It’s so easy to come home from work, eat a quick dinner, cuddle up to watch a show, and go to bed. These are all good things! But it’s also important to carve out time for talking. This can be as simple as making sure you eat dinner together (not in front of the TV), or setting aside an hour to talk after work or before bedtime.
My boyfriend and I make sure we feel like we’ve had enough talking time before we move on other activities. This means not pressing play on whatever we’re binge watching until we feel that we’ve had enough eye-to-eye time. We make conversation a priority – other activities can be moved or postponed for the sake of communicating, even if it’s just to discuss how our days went, or the latest Taylor Swift news. 🙂
Check in often
Like any ongoing thing in life, you have to check in on your relationship to make sure things are still going well. Just like you wouldn’t leave a turkey cooking in the oven without checking on it, you can’t let your relationship go unattended without it turning into a burnt mess.
Checking in regularly gives you and your partner a chance to be honest about anything that’s going on – whether good or bad. At least once a week ask your partner something like, “How are you feeling about us?” This allows you to nip any problems in the bud early on, and opens the door for expressing appreciation regularly.
I’m a big fan of Jeremy and Audrey Roloff. a reality TV couple who do a lot of work in intentional relationships. They’ve created something called Navigator’s Council, which is a journal that provides 6 questions they ask each other on a weekly basis.
The questions are as follows:
1. What brought you joy this week?2. What was something that was hard this week?3. What’s one specific thing I can do for you this week?4. How can I pray for you this week?5. Is there anything that’s gone unsaid, convictions, confessions, or unresolved hurt?6. What’s a dream, desire or thought that’s been on the forefront of your mind this week?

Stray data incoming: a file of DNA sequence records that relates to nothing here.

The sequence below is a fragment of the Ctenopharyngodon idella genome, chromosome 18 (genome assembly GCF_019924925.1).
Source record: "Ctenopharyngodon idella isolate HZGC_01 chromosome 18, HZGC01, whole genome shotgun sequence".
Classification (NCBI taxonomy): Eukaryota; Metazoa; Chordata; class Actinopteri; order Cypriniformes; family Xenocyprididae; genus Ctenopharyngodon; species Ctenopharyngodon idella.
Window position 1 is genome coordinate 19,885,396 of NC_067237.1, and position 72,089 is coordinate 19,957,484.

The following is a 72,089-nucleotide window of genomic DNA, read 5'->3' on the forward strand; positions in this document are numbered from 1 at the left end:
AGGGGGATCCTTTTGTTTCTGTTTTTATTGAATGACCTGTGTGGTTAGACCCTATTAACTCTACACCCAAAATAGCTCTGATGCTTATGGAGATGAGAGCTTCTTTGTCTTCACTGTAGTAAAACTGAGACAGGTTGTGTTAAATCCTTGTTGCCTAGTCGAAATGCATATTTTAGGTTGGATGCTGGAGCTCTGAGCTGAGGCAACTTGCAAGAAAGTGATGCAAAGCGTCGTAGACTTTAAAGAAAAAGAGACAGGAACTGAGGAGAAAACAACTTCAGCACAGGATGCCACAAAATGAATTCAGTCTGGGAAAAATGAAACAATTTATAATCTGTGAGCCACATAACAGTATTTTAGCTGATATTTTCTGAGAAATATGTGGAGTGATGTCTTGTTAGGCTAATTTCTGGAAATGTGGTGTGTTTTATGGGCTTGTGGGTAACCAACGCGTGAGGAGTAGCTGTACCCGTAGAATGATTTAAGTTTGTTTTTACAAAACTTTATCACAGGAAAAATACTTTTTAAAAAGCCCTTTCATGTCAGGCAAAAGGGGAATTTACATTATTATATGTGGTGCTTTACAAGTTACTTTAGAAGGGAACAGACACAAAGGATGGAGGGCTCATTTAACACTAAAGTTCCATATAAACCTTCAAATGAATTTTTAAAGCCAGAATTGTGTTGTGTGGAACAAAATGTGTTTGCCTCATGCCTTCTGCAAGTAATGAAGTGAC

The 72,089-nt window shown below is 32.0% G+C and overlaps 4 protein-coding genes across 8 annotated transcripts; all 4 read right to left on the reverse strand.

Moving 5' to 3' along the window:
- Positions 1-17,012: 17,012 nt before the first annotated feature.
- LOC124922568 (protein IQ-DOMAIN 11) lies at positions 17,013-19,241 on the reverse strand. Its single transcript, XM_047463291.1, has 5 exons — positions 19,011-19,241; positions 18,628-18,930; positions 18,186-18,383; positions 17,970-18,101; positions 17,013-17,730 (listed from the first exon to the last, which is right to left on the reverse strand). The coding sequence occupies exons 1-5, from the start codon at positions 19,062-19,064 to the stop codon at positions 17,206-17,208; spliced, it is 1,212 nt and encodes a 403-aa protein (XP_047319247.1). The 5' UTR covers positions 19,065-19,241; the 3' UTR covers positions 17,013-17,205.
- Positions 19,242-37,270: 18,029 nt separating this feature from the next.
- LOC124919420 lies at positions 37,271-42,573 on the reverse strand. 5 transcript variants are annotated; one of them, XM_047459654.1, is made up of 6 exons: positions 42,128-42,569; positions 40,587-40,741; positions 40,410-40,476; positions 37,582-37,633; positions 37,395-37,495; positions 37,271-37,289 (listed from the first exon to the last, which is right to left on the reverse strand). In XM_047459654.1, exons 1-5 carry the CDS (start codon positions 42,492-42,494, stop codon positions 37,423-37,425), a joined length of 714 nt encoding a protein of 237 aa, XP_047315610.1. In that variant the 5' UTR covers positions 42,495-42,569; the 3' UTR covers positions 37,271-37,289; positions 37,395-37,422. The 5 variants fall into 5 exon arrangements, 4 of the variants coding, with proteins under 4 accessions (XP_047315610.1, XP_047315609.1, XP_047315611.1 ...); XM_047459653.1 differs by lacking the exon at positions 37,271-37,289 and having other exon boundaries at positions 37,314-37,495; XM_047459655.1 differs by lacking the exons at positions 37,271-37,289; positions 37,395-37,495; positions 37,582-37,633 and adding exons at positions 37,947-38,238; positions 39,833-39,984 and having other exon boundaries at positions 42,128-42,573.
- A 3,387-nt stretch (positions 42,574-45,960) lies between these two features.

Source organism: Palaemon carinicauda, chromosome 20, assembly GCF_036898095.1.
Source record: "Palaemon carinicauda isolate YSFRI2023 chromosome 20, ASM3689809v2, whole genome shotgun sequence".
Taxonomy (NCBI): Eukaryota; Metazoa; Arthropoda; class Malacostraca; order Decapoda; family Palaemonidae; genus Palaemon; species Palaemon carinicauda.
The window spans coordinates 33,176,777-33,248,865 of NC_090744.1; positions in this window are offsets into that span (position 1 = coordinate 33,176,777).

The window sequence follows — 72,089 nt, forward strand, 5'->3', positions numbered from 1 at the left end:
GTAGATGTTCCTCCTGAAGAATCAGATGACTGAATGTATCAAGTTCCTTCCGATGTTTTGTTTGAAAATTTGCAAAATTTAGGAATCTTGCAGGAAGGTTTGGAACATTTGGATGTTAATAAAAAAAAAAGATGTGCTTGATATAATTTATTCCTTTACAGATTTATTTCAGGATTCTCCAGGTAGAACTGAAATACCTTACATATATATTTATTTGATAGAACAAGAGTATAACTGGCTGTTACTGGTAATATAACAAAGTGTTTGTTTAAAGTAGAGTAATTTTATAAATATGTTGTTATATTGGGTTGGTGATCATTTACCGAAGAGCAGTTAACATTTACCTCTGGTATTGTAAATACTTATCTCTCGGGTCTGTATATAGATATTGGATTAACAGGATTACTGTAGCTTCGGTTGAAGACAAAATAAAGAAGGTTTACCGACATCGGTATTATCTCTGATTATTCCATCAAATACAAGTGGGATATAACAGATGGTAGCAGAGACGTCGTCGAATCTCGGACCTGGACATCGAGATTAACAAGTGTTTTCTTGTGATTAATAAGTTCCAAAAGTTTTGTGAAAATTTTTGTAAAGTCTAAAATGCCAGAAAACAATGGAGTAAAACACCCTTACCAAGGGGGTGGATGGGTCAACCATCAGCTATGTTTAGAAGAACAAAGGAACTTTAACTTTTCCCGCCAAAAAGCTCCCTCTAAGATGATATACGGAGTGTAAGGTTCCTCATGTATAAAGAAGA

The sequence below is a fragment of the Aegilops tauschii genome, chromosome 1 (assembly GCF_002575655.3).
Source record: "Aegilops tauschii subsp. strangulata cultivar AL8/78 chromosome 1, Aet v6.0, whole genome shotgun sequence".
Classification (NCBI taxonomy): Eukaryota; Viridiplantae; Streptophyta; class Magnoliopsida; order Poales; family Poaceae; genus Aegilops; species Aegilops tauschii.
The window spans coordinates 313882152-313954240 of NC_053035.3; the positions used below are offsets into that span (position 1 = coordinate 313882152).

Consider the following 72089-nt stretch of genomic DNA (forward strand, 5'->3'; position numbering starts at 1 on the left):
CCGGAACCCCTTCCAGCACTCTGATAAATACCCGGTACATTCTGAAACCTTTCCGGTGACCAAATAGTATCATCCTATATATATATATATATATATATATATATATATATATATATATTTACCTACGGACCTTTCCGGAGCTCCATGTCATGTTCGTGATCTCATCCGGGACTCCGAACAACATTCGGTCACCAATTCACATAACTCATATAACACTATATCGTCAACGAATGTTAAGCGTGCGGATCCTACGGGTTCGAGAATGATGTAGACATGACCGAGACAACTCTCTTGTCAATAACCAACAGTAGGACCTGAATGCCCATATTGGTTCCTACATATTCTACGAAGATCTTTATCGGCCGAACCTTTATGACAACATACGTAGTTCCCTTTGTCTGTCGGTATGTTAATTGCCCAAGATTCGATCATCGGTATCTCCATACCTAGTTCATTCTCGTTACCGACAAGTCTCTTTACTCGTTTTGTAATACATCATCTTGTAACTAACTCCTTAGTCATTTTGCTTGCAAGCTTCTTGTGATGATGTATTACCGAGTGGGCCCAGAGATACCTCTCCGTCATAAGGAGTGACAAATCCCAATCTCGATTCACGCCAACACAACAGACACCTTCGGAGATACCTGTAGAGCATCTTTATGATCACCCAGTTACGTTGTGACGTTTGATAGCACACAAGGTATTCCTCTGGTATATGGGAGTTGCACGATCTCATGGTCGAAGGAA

I love the idea of adapting these questions to fit your own relationship, and using them as a base for your weekly check-in until you get in the groove of asking these questions regularly. (Or just going ahead and buying this journal).
Understand your partner’s communication style
It’s also important to understand your partners communication style, which might be very different from yours. You and your partner need to respect each other’s communication styles, and learn how to work within them.
Your partner might need a few minutes to cool off before they talk if they are the type to get heated. Or they might have trouble expressing their feelings and need to be gently coaxed into it. My boyfriend has sweetly learned to ignore the first five times I say “nothing” when he asks if something is wrong, because it takes me a moment to finally admit what’s going on in my head. (I talk a big game about communicating, but it’s hard in the moment!)
Know that you can’t change your partner’s communication style, but you can provide an environment that supports and embraces it.
Seek to understand
My wise best friend shared a saying with me that I keep in the back of my mind during all tough conversations with my boyfriend:
“Seek to understand, and then to be understood.”
This means that during a disagreement your priority should be trying to understand where the other person is coming from, before you focus on sharing your perspective.
If you and your partner enter a conversation just trying to make the other person understand your own viewpoint, you’re not going to succeed at coming to a resolution because you won’t see beyond your own opinion. But if you both have the goal of understanding the other person’s perspective, you are bound to achieve a place of understanding and resolution much sooner.
I can definitely improve upon this because my emotions overtake my entire brain when I’m upset. But taking a moment to think,“Where is he coming from on this?” has helped in so many conflicts and exposed my own selfish flaws.
Following these guidelines with intentionality has allowed for my boyfriend and to have have a relatively conflict-free relationship. While we disagree and argue, we rarely, if ever, fight. We talk through conflicts instead. (Or cry-talk, in my case). I’m so grateful for a boyfriend who communicates with me so kindly and intentionally, and how our open communication has allowed our relationship to blossom.
Do you have any tips for how to improve communication with your significant other? I’d love to hear them!